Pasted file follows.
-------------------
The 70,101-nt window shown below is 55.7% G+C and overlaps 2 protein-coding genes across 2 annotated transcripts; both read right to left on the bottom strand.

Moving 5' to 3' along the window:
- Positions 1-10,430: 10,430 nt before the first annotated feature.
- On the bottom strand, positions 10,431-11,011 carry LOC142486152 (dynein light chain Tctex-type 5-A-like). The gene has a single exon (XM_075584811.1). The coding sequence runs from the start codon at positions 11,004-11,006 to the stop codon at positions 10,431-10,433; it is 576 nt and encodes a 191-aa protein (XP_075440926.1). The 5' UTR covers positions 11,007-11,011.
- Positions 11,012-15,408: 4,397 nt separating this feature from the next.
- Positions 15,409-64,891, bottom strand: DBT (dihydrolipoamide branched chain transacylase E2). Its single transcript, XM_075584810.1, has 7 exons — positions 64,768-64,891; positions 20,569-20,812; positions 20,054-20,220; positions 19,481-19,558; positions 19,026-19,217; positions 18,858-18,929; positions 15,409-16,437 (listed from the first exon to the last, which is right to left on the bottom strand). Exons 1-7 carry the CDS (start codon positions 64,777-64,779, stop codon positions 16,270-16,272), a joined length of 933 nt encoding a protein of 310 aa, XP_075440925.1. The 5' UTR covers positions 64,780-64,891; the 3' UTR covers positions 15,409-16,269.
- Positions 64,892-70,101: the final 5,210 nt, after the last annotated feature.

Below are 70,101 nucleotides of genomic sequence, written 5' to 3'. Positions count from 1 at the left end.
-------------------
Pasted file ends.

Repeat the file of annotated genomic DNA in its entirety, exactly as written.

The 70,101-nt window shown below is 55.7% G+C and overlaps 2 protein-coding genes across 2 annotated transcripts; both read right to left on the bottom strand.

Moving 5' to 3' along the window:
- Positions 1-10,430: 10,430 nt before the first annotated feature.
- On the bottom strand, positions 10,431-11,011 carry LOC142486152 (dynein light chain Tctex-type 5-A-like). The gene has a single exon (XM_075584811.1). The coding sequence runs from the start codon at positions 11,004-11,006 to the stop codon at positions 10,431-10,433; it is 576 nt and encodes a 191-aa protein (XP_075440926.1). The 5' UTR covers positions 11,007-11,011.
- Positions 11,012-15,408: 4,397 nt separating this feature from the next.
- Positions 15,409-64,891, bottom strand: DBT (dihydrolipoamide branched chain transacylase E2). Its single transcript, XM_075584810.1, has 7 exons — positions 64,768-64,891; positions 20,569-20,812; positions 20,054-20,220; positions 19,481-19,558; positions 19,026-19,217; positions 18,858-18,929; positions 15,409-16,437 (listed from the first exon to the last, which is right to left on the bottom strand). Exons 1-7 carry the CDS (start codon positions 64,777-64,779, stop codon positions 16,270-16,272), a joined length of 933 nt encoding a protein of 310 aa, XP_075440925.1. The 5' UTR covers positions 64,780-64,891; the 3' UTR covers positions 15,409-16,269.
- Positions 64,892-70,101: the final 5,210 nt, after the last annotated feature.

Below are 70,101 nucleotides of genomic sequence, written 5' to 3'. Positions count from 1 at the left end.